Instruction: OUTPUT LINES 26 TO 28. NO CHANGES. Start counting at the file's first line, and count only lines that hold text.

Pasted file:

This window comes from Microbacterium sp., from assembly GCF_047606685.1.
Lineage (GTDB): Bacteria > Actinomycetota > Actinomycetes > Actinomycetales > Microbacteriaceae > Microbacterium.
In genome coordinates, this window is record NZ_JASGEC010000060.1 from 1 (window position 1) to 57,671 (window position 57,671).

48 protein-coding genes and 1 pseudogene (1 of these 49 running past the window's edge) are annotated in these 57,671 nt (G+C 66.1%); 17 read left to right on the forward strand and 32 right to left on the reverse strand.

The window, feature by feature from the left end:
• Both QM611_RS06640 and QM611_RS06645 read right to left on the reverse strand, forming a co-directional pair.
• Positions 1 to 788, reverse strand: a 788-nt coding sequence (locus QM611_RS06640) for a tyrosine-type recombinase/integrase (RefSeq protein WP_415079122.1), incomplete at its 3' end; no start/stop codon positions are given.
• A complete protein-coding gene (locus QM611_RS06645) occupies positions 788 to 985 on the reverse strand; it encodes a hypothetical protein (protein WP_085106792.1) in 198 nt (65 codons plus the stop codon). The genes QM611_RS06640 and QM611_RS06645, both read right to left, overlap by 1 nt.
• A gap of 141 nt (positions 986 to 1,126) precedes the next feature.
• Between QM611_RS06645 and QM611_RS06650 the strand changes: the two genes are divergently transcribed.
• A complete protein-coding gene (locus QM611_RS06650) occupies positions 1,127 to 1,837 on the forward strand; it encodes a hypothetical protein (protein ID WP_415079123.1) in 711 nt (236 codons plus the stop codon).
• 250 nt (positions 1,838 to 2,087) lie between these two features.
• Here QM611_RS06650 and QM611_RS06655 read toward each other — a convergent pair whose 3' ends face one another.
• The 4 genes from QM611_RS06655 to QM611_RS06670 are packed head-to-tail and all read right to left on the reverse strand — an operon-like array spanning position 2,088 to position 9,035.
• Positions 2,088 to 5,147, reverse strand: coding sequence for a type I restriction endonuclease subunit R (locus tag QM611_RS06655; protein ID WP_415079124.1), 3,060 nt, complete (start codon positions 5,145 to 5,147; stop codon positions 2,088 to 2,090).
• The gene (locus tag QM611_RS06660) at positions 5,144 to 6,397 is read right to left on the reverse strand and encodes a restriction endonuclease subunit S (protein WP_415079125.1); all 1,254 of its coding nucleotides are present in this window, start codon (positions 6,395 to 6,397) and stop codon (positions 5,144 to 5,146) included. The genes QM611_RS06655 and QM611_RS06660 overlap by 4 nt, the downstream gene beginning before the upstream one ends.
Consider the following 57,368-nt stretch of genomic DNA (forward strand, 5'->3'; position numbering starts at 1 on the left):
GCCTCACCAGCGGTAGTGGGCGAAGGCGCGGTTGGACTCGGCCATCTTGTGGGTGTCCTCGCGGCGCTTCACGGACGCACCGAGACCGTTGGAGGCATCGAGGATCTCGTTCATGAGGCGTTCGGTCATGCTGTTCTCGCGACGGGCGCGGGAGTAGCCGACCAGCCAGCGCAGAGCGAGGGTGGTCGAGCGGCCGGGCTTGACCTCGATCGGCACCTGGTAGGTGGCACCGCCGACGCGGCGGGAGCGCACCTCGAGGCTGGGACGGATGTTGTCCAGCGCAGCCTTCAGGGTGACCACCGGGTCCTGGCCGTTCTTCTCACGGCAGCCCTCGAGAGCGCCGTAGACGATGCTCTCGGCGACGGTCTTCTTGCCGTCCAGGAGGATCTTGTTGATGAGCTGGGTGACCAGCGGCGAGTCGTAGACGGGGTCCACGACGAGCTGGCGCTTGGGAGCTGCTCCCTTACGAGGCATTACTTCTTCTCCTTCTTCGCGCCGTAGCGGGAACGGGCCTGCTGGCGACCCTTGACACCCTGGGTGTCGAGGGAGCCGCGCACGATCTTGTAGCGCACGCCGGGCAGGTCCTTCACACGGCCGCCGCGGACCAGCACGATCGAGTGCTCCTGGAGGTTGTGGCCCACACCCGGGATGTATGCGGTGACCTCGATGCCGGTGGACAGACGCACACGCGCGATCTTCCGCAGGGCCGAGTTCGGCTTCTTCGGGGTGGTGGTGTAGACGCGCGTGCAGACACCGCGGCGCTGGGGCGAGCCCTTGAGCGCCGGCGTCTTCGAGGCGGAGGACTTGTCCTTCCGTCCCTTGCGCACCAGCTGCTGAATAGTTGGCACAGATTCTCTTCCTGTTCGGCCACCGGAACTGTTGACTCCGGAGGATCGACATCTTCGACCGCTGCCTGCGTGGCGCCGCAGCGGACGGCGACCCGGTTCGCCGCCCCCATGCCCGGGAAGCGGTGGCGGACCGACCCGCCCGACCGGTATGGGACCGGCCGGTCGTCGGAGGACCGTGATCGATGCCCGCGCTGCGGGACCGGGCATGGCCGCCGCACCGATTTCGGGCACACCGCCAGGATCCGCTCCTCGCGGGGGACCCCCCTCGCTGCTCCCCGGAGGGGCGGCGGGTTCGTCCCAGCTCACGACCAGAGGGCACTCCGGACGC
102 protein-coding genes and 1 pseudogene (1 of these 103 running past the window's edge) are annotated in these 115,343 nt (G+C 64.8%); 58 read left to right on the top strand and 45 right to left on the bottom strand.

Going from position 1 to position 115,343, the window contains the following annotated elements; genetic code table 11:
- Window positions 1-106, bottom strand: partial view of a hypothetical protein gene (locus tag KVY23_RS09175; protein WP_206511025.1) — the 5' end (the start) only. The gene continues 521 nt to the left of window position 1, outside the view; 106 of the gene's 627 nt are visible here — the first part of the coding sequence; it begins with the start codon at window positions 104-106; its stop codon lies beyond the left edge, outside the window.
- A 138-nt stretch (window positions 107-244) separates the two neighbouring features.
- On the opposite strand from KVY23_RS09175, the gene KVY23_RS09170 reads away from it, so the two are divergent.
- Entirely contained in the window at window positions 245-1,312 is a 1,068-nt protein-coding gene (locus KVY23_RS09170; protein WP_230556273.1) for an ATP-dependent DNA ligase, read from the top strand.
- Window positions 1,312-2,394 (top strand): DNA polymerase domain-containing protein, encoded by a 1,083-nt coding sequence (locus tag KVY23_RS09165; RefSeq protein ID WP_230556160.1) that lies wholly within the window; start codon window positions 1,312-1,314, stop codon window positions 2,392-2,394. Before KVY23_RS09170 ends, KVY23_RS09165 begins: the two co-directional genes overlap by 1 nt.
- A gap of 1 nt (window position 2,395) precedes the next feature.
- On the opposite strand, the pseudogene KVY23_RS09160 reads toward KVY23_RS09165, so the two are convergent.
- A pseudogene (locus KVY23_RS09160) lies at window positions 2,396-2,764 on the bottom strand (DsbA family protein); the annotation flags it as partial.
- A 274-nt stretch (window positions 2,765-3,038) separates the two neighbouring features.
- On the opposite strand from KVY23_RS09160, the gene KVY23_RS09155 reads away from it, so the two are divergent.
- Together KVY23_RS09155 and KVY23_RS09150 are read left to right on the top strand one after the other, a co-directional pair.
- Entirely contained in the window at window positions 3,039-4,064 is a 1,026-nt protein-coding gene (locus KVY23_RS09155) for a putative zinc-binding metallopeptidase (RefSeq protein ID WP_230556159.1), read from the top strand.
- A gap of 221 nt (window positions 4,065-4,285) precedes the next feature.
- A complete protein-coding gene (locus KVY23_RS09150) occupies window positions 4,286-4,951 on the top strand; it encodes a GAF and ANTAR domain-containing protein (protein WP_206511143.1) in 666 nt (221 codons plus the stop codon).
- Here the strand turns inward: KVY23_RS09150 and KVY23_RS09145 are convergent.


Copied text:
- A gap of 1 nt (window position 2,395) precedes the next feature.
- On the opposite strand, the pseudogene KVY23_RS09160 reads toward KVY23_RS09165, so the two are convergent.
- A pseudogene (locus KVY23_RS09160) lies at window positions 2,396-2,764 on the bottom strand (DsbA family protein); the annotation flags it as partial.